Carrara Part III: Reduced to the Dust by Marble

June 18 - July 3, 2012, recent Academy graduate Joseph Brickey (MFA 2012) lived and worked in Carrara, Italy as part of a two-week Artist in Residence Program sponsored by ABC Stone and The Oriano Galloni Foundation, and coordinated by artist Stephen Shaheen (MFA 2005).

Steve Shaheen checking measurements on model
I will forever count myself fortunate for the honor of working alongside a man like Steve Shaheen.  He is simply brilliant, an inspiration both in capacity and in character!  And he seemed perfectly suited to be my mentor, being uniquely qualified in his knowledge of both the stone and the figure.  His artistic expertise, razor-sharp intellect, and physical stamina all seemed limitless in his devotion to my project.  And a good thing too, for the task demanded it.

As every move in stone requires cognizance on many levels, focusing on one thing likely meant I was oblivious to something else just as crucial.  I continually marveled at how aware Steve always was of things that separately would demand single-mindedness, but together hardly seemed manageable for just one brain.  I often felt like a clumsy halfwit by comparison.  Even with the intricacies of the sculpted model, which I myself had created (and not on mere whim, mind you), he always seemed to be thinking two steps ahead of me.  I was in an unforgiving world that employs a multiplicity of tools and skillsmost of which were totally foreign to me.  But I quickly realized, ignoramus not withstanding, I couldnt be in better hands.

Time after time I went from alarmed to amazed as Steve would demonstrate a deep saw cut with absolute precision.  I simply cant fathom how hed repeatedly come within centimeters (I mean like 2 cm) of the target depth while freehand cutting large portions of the stone we hadnt yet measured.  Even if you credit him with lifelong experience with the tools and the methods, Steve pulls off mind-boggling feats that can only be attributed to sheer inspiration and artistic genius.

The front side roughed out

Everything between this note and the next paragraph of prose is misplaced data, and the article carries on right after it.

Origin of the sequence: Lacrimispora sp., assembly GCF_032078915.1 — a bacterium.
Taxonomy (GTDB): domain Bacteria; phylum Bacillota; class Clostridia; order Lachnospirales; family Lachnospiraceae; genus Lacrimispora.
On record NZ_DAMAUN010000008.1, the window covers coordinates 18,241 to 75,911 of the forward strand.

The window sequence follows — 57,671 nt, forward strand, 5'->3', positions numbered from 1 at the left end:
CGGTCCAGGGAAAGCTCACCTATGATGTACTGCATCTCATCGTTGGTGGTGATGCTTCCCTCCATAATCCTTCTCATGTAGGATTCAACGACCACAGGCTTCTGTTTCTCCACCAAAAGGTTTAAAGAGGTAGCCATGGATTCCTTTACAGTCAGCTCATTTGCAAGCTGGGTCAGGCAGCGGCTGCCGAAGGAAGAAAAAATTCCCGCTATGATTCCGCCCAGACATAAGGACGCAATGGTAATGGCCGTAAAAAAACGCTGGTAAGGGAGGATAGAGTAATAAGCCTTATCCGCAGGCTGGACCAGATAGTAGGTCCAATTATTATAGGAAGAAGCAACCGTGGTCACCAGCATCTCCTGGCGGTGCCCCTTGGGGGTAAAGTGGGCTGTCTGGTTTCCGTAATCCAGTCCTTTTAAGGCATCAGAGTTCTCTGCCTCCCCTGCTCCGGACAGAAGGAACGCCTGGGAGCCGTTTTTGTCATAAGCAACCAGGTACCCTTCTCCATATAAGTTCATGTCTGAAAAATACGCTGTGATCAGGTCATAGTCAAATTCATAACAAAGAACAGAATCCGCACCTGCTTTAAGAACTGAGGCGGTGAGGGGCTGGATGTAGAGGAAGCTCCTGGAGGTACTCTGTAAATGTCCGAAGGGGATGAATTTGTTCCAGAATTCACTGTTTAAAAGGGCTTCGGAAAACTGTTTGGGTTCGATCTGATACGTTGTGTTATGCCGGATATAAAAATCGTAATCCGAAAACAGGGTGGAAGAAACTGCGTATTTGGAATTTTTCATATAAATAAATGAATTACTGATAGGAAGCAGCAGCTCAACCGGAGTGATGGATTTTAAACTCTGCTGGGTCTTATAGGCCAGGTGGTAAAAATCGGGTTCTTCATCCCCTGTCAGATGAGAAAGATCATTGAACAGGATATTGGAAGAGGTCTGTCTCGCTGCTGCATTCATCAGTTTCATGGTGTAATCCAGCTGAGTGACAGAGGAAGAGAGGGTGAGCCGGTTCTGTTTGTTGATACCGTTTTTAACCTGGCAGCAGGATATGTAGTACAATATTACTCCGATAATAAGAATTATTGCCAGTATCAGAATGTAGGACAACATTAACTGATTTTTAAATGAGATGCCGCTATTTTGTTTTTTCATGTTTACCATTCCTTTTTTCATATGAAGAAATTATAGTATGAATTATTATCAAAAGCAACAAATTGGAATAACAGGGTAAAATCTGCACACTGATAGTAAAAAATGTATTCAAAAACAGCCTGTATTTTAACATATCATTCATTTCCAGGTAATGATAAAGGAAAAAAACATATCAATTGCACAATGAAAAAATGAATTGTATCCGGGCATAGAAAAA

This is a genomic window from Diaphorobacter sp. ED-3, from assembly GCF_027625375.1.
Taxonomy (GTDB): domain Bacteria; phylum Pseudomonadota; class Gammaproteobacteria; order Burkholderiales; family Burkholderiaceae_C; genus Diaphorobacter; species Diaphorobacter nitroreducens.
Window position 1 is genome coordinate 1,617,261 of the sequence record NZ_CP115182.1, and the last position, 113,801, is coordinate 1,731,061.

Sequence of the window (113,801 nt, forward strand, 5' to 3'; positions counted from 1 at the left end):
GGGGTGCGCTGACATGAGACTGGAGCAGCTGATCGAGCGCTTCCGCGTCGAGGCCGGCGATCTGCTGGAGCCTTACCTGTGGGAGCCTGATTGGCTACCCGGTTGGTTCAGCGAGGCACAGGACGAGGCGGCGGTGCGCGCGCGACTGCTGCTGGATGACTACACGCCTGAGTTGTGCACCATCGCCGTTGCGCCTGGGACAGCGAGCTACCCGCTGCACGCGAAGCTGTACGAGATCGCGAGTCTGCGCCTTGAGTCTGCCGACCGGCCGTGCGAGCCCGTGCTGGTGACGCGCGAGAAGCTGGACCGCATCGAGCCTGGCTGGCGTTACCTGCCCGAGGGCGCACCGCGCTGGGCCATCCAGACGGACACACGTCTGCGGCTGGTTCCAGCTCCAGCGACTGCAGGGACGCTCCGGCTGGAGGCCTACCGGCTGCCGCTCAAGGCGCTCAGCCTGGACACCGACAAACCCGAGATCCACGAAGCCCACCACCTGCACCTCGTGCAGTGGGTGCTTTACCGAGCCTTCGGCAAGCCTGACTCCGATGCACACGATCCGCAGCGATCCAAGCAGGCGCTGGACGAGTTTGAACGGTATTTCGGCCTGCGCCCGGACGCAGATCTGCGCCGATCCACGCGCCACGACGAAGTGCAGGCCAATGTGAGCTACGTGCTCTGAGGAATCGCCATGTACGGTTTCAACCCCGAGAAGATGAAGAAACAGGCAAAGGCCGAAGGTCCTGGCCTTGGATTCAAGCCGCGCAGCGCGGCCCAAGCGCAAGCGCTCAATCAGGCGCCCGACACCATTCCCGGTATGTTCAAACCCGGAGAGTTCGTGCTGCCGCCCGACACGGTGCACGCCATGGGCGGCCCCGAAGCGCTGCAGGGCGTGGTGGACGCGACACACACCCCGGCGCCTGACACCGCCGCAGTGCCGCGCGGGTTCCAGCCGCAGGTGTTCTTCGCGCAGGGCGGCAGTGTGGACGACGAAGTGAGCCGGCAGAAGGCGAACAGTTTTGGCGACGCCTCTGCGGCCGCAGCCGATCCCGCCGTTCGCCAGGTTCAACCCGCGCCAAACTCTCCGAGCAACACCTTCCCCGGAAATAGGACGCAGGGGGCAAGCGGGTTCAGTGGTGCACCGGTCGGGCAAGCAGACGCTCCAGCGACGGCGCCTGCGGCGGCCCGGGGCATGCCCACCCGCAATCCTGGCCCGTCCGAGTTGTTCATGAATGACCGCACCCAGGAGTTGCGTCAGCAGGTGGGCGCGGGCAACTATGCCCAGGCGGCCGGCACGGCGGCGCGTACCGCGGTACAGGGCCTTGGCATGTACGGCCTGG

Stone carving demands the head to be not only filled with Olympian-level thoughts, but also dripping with Herculean-like sweat.  It combines intellectual and aesthetic sensibilities with physical rigor in a way I'd never experienced.  This is not the work of a civilized painter, as I'd been accustomed, sitting in a cushioned office chair, dabbling with slender brushes while swaying to classical music in an air-conditioned studio. It felt I had gone from court painter to quarry slave.

Standing with the marble and model

Nothing under the Tuscan sun felt cool except the chips of marble flicking against my sun burnt face.  Whatever pieces were too small to leave a mark, clung defiantly to my sweaty skin.  The resulting white paste will likely never catch on in the cosmetic industry, but there's something poetic about the mixture of sweat and marble dust, the remnants of the artist's material mingling with the remnants of the artist's exertion.

There is also something beautiful in seeing the body covered in the effects of its labor, the white powder and chips indicating a history of effort, of struggle.  The sculptor can then be interpreted as one might a work of art, like the marks on a painting that connote its creative journey.

The torso finally standing upright
The nature of stone is such that it will only conform to the artist's will by forceful coercion.  No matter the tool used, the stone will in turn leave its mark upon the artist. As two colliding forces, the stubbornness of stone and the determination of the artist, they both are changed by this intense, even violent, form of creative destruction.

Using the pneumatic hammer on the front side

Even with modern tools, the artist is not above the stones rebuttals.  I think it may have been the vindictive Gods of Carrara who inspired the advent of the pneumatic hammer, designed to give an equal beating to the hands as it gives to stone.

One of many corridors at Staglieno Cemetery

Guiliano Monteverdes famous Angel of the Resurrection

An extraordinary example of marble defying conventional limits
Close-ups of incredible carving details

On Sunday, my day off, we took a trip to Genova to visit the Staglieno Cemetery, an absolute treasure trove of marble funerary sculpture.  Mostly done in the 19th century, there were countless examples of superb craftsmanship, a collective monument to the stunning possibilities of marble.  I was like a little kid visiting the Louvre on the excitement of his first coloring book, wholly unprepared for the enormity of the world that Id just entered.  Leaving there I felt dizzy, my brain bursting from such a ferocious binge of the eyes.  There I was, sitting awestruck on the floor of an outstanding tradition, staring up at a very high ceiling.

Pen & Ink Skeches from Staglieno Cemetery

Check back here for more of Joseph's reflections on his residency and first experience working with stone.

Did you miss Joseph's other posts on his experience in Carrara? Read Carrara: The Impossible Dream and Carrara Part II: Initiation into an Ancient Tradition.

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